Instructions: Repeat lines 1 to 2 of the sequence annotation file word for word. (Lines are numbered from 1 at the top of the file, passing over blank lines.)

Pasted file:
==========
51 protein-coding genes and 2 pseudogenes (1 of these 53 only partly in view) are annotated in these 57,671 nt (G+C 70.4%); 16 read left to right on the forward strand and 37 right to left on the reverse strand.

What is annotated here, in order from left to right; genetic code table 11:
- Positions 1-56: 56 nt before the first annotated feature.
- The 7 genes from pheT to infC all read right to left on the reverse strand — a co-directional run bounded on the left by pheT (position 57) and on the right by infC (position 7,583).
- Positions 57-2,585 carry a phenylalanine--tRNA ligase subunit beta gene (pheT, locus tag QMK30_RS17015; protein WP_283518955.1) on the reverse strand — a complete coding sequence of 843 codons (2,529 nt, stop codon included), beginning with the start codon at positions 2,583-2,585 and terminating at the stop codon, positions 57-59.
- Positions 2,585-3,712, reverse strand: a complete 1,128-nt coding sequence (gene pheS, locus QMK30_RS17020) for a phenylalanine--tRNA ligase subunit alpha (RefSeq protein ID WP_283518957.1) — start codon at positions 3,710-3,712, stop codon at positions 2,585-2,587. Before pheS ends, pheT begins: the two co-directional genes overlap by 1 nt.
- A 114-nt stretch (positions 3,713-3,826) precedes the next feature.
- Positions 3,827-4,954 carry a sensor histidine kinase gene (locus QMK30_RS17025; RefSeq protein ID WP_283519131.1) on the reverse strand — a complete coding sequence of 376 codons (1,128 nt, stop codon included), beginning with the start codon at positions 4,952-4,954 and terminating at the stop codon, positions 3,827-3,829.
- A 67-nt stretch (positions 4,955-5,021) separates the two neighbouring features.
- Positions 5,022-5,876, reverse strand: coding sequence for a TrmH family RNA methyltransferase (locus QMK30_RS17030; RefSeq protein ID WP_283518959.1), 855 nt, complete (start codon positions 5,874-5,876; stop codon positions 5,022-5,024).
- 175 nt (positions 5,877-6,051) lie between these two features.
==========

51 protein-coding genes and 2 pseudogenes (1 of these 53 only partly in view) are annotated in these 57,671 nt (G+C 70.4%); 16 read left to right on the forward strand and 37 right to left on the reverse strand.

What is annotated here, in order from left to right; genetic code table 11: